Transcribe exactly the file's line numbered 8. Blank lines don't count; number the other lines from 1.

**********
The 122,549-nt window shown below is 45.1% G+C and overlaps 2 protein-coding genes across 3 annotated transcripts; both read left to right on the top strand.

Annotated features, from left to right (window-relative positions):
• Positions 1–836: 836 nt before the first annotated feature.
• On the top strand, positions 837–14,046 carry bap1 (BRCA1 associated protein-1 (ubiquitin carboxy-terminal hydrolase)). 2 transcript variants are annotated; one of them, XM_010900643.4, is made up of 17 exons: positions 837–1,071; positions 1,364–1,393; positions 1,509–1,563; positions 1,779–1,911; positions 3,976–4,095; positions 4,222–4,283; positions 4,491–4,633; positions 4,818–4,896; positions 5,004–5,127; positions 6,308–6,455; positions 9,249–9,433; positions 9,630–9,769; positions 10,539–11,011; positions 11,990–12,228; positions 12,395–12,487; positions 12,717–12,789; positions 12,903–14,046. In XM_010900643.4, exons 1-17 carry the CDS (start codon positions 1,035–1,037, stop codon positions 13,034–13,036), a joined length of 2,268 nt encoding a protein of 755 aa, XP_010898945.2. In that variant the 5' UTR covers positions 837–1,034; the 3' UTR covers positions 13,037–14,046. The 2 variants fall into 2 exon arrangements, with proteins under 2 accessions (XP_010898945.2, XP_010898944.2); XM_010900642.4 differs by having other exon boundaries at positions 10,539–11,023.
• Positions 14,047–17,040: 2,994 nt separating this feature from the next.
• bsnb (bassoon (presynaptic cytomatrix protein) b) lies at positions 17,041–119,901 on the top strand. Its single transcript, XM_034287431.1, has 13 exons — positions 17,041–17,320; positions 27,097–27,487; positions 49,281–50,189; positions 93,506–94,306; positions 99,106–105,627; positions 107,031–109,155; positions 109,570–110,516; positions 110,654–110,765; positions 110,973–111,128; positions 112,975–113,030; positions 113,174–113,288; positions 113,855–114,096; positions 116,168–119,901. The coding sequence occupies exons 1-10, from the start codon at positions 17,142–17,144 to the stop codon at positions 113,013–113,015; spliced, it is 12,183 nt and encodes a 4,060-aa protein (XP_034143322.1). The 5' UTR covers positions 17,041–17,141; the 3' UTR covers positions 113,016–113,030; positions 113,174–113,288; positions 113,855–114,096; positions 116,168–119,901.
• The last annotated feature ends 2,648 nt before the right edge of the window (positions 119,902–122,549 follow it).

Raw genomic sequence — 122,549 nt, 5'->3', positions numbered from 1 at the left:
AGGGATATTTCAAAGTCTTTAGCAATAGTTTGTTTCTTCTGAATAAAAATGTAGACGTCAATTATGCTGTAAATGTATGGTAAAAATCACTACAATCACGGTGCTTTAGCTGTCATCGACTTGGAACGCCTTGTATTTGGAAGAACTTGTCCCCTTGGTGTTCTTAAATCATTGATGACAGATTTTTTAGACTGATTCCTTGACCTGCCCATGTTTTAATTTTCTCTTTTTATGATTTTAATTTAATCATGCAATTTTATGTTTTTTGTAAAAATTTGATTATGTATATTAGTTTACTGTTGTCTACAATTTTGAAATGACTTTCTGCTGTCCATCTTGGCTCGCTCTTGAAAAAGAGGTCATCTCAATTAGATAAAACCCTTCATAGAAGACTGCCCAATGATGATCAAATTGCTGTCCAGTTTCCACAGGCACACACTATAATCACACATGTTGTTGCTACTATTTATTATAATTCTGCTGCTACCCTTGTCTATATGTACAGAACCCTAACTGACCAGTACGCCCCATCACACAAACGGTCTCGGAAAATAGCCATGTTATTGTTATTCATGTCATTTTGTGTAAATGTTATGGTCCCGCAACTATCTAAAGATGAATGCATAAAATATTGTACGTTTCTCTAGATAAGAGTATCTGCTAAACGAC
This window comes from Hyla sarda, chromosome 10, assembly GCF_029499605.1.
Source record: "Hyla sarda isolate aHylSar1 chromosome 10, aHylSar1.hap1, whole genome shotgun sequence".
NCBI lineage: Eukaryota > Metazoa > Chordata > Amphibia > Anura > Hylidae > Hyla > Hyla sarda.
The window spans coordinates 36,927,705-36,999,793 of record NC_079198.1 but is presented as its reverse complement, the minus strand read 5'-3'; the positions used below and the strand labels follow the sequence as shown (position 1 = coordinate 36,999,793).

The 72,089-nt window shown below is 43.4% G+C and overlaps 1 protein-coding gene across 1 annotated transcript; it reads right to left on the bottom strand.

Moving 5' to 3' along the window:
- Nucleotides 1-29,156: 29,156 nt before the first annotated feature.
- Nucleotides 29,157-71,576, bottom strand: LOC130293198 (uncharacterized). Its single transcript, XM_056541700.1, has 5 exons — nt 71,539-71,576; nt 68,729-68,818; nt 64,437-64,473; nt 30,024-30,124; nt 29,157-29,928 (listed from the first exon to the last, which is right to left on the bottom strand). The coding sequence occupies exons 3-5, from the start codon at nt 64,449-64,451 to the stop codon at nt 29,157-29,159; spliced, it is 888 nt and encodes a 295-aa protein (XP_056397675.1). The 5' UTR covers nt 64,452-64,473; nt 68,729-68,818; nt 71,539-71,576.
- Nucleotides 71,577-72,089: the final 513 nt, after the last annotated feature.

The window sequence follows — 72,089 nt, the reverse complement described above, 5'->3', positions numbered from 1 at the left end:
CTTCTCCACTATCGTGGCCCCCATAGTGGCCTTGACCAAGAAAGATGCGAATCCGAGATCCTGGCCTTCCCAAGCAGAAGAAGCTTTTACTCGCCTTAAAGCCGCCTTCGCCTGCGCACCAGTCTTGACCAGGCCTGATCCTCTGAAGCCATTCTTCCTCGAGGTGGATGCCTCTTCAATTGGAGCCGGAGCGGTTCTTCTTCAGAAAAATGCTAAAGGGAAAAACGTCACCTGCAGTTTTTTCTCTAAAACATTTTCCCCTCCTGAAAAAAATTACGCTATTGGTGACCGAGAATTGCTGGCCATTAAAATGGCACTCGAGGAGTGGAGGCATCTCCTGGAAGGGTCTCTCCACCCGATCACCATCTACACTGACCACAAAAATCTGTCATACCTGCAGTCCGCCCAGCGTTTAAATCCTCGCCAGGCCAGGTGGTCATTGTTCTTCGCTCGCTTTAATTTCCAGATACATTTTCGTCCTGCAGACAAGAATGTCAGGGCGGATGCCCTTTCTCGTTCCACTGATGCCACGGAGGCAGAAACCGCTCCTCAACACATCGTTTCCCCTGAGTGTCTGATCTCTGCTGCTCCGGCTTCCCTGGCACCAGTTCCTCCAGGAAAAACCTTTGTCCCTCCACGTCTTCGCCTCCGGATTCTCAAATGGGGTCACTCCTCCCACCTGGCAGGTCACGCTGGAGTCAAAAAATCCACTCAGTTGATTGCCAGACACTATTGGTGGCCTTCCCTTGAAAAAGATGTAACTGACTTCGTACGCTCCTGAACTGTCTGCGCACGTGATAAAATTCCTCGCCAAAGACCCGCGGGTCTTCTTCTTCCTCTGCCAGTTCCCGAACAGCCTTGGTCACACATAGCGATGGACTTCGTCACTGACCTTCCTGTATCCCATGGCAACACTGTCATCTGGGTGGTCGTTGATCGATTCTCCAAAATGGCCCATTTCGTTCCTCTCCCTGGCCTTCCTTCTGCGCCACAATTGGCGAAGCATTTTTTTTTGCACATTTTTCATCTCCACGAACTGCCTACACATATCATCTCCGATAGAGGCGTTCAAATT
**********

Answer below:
Raw genomic sequence — 122,549 nt, 5'->3', positions numbered from 1 at the left: